N6-(Δ2-Isopentenyl)adenine ribotides Cytokinin iPRPs Intermediate
N6-(Δ2-Isopentenyl)adenine-N7-glucoside Cytokinin iP7G Deactivated compound
N6-(Δ2-Isopentenyl)adenine-N9-glucoside Cytokinin iP9G Deactivated compound
trans-Zeatin Cytokinin tZ Active compound
trans-Zeatin riboside Cytokinin tZR Intermediate
trans-Zeatin ribotides Cytokinin tZRPs Intermediate
trans-Zeatin-N7-glucoside Cytokinin tZ7G Deactivated compound
trans-Zeatin-N9-glucoside Cytokinin tZ9G Deactivated compound
trans-Zeatin-O-glucoside Cytokinin tZOG Deactivated compound
trans-Zeatin riboside-O-glucoside Cytokinin tZROG Deactivated compound
trans-Zeatin ribotide-O-glucosides Cytokinin tZRPsOG Deactivated compound
cis-Zeatin Cytokinin cZ Active compound
cis-Zeatin riboside Cytokinin cZR Intermediate
cis-Zeatin ribotides Cytokinin cZRPs Intermediate
cis-Zeatin-O-glucoside Cytokinin cZOG Deactivated compound
cis-Zeatin riboside-O-glucoside Cytokinin cZROG Deactivated compound
cis-Zeatin ribotide-O-glucosides Cytokinin cZRPsOG Deactivated compound
Dihydro-zeatin Cytokinin DZ Active compound
Dihydro-zeatin riboside Cytokinin DZR Intermediate
Dihydro-zeatin ribotides Cytokinin DZRPs Intermediate
Dihydro-zeatin-N9-glucoside Cytokinin DZ9G Deactivated compound
Gibberellin A1 Gibberellin GA1 Active compound
Gibberellin A3 Gibberellin GA3 Active compound
Gibberellin A4 Gibberellin GA4 Active compound
Gibberellin A7 Gibberellin GA7 Intermediate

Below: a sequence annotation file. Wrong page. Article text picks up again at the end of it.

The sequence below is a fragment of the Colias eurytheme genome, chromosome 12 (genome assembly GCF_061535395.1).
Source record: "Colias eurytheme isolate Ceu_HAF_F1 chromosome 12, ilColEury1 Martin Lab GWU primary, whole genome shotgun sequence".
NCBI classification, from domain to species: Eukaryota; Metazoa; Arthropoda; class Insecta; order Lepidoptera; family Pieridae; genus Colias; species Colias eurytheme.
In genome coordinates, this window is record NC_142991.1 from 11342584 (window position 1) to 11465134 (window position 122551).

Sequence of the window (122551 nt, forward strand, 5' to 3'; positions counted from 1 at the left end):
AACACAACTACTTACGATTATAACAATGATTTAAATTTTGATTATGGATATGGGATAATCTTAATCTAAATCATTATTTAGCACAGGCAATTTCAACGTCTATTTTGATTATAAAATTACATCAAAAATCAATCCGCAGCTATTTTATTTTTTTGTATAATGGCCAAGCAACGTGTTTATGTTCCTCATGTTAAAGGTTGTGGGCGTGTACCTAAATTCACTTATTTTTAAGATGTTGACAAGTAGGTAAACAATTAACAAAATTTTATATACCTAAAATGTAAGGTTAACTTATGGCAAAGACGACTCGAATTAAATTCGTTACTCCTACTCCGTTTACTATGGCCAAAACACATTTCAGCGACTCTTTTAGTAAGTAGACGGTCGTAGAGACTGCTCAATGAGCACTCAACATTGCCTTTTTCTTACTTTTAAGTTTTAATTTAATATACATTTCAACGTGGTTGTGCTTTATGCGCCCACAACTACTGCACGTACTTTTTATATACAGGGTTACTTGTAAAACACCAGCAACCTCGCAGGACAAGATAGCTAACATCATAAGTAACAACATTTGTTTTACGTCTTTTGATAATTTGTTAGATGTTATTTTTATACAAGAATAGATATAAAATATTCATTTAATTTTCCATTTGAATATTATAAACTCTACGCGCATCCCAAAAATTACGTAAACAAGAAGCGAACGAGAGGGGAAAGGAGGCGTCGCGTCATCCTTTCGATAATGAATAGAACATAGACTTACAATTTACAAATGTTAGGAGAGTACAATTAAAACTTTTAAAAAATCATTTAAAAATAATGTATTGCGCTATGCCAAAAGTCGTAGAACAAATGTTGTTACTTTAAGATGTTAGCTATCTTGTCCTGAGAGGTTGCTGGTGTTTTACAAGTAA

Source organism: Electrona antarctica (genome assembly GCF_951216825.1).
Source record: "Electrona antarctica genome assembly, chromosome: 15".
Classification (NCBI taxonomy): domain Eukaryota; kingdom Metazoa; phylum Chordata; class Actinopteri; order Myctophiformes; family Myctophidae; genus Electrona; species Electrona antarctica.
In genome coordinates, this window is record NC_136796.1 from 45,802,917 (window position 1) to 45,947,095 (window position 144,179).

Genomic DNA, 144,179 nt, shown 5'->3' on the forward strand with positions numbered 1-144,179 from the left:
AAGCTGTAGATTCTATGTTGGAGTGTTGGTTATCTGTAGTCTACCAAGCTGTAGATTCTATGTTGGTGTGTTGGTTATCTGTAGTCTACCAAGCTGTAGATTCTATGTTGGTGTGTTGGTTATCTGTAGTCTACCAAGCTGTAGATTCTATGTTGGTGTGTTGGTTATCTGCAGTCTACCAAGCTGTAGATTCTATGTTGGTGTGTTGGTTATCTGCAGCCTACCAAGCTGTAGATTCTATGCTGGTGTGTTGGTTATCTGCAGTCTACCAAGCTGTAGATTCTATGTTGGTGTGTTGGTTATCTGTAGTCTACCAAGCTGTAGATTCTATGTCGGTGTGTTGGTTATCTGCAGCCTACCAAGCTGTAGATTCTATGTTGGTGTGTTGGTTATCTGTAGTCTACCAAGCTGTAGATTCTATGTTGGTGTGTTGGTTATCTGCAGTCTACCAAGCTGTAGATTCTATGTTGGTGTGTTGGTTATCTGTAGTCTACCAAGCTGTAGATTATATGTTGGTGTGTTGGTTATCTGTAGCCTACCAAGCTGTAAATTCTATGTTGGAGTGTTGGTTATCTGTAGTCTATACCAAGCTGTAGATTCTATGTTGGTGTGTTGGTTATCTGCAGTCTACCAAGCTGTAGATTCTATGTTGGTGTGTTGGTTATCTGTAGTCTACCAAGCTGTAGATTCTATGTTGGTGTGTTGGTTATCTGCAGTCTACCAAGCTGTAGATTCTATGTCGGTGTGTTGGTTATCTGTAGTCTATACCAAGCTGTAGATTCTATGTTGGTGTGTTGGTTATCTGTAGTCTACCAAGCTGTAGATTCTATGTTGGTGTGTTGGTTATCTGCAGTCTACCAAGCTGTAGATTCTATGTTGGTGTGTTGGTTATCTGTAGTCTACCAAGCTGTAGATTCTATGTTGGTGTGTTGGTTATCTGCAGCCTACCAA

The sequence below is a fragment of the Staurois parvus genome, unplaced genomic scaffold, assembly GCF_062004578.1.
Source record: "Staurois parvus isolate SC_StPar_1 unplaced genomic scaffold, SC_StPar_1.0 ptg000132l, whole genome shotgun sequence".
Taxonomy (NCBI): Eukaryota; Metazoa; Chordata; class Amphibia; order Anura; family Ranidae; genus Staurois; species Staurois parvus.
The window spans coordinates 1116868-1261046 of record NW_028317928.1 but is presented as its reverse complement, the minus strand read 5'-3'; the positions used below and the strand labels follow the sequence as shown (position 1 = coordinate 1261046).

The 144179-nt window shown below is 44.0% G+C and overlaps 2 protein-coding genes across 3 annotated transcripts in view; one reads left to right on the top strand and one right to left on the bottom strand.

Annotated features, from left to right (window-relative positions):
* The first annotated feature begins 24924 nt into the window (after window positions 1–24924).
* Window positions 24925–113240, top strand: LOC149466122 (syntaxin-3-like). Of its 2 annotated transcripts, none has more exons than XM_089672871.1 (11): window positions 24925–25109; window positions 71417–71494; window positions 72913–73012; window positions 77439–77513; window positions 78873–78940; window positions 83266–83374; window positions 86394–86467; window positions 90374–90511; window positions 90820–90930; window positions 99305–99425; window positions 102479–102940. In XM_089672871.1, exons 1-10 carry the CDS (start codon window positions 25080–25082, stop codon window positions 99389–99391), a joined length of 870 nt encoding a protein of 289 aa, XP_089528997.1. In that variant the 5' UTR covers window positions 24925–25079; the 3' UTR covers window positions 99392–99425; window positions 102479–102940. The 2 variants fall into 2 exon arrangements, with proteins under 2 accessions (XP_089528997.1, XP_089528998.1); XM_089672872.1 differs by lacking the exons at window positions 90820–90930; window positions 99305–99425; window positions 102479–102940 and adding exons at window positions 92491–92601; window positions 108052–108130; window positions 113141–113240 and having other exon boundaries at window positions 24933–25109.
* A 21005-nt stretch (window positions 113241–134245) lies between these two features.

Gibberellin A8 Gibberellin GA8 Deactivated compound
Gibberellin A9 Gibberellin GA9 Intermediate
Gibberellin A12 Gibberellin GA12 Intermediate
Gibberellin A19 Gibberellin GA19 Intermediate
Gibberellin A20 Gibberellin GA20 Intermediate
Gibberellin A24 Gibberellin GA24 Intermediate
Gibberellin A44 Gibberellin GA44 Intermediate
Gibberellin A53 Gibberellin GA53 Intermediate

2-4. Transcriptomic analysis

Microarray analysis was performed using a GeneChip® Rice Genome Array (Affymetrix). Extraction of total RNA was carried out by using RNeasy® Mini Kit (QIAGEN). Preparation of labeled target cRNA and the subsequent purification and fragmentation of cRNA were carried out using Genechip® One-Cycle Target Labeling and Control Reagents (Affymetrix). Double-stranded cDNA was prepared from 5 µg of total RNA. Hybridization, washing, staining, and scanning were performed as described in the supplier’s protocol. A 5-µg aliquot of fragmented cRNA was used for hybridization to microarrays. These experiments were conducted according to the manufacturer's guidelines.

Figure 1. Illustration of rice plant organs used for hormone and transcriptome analyses. 1, Flowers before anthesis; 2, Panicle branches; 3, Top part of internode I; 4, Basal part of internode I; 5, Node I; 6, Node II; 7, Tip of the blade of the flag leaf; 8, Middle part of the blade of the flag leaf; 9, Basal part of the blade of the flag leaf; 10, Top part of the sheath of the flag leaf; 11, Basal part of the sheath of the flag leaf; 12, Whole blade of the flag leaf; 13, Whole blade of leaf 2 counted down from the flag leaf; 14, Whole blade of leaf 4 counted down from the flag leaf. The numbers correspond to the numbers shown in Table 1.

3. References

4. Raw Data

4-1. Phytohormone analysis

4-2. Transcriptomic analysis

5. Contact Person

Plant Productivity Systems Research Group,
Plant Science Center, RIKEN